Fate of Environmental Contaminants and Materials Research through Computational Chemistry Approaches

Shukla, Manoj (US Army ERDC)

Advanced Materials Development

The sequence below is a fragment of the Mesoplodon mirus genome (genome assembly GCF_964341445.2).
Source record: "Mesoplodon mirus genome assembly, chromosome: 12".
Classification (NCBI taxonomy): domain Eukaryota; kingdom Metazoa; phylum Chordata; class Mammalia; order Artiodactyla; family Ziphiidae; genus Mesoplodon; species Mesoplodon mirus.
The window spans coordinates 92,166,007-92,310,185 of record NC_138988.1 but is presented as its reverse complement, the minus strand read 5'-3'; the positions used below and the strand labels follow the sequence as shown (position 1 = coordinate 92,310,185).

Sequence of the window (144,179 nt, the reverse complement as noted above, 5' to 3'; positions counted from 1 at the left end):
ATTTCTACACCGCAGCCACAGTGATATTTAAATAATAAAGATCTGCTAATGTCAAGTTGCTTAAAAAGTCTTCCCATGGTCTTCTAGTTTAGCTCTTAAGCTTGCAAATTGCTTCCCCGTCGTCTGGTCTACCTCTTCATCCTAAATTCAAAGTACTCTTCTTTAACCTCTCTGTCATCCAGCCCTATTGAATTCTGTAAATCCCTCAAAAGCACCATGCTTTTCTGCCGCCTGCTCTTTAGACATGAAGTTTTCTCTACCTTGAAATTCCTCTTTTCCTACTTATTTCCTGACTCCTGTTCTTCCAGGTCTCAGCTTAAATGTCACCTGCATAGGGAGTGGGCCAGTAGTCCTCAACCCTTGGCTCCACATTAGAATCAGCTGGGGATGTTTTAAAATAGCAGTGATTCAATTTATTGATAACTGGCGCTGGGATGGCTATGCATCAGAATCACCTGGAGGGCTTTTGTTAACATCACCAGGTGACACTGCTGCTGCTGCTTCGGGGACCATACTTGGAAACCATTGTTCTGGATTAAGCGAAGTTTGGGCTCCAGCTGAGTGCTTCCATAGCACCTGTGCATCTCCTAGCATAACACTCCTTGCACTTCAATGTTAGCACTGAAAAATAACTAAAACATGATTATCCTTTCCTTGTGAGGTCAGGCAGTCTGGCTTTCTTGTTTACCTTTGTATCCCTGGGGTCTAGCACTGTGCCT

This presentation will highlight our computational chemistry research on the development of polymer nanocomposite materials, fate of contaminants in the environment and vital role played by HPC resources on our research. Further, this presentation will also highlight our current effort in understanding complex environmental factors that will contribute to Army's potential operations in the complex urban environments. Polyamide 6 (PA6) also known as nylon 6 is a semi-crystalline thermoplastic material. It is used in several applications due to high strength, good chemical resistance, and excellent wear/abrasion resistance. Carbon nanomaterials such as graphene (G) and carbon nanotube (CNT), due to their excellent physical and mechanical properties, are considered as an excellent reinforcing filler for the development of high-performance polymer nanocomposites. We used molecular dynamics (MD) simulations to predict the mechanical properties PA6-CNT/G nanocomposites as a function of CNT/G loading. Our calculation predicted that graphene could be used as a natural dispersant of carbon nanotube in the development of polymer nanocomposite. Per- and polyfluoroalkyl substances (PFASs) have been used heavily in military as aqueous film forming foams (AFFF) for fire training and emergency response purposes. The Department of Defense (DoD) has potential $2 billion estimated liability associated with PFAS contaminated sites. Munitions compounds once in the environment through various activities can degrade and resulting daughter products could be potentially more hazardous than the parent compound. Using computational chemistry approaches, we studied potential degradation of PFAS compounds and role of graphene oxide for PFAS removal from the water. This presentation will also discuss our work on the adsorption of some munitions compounds on α-alumina and iron(III) oxide surfaces. We found that solar energy would enhance the environmental degradation of munition compounds.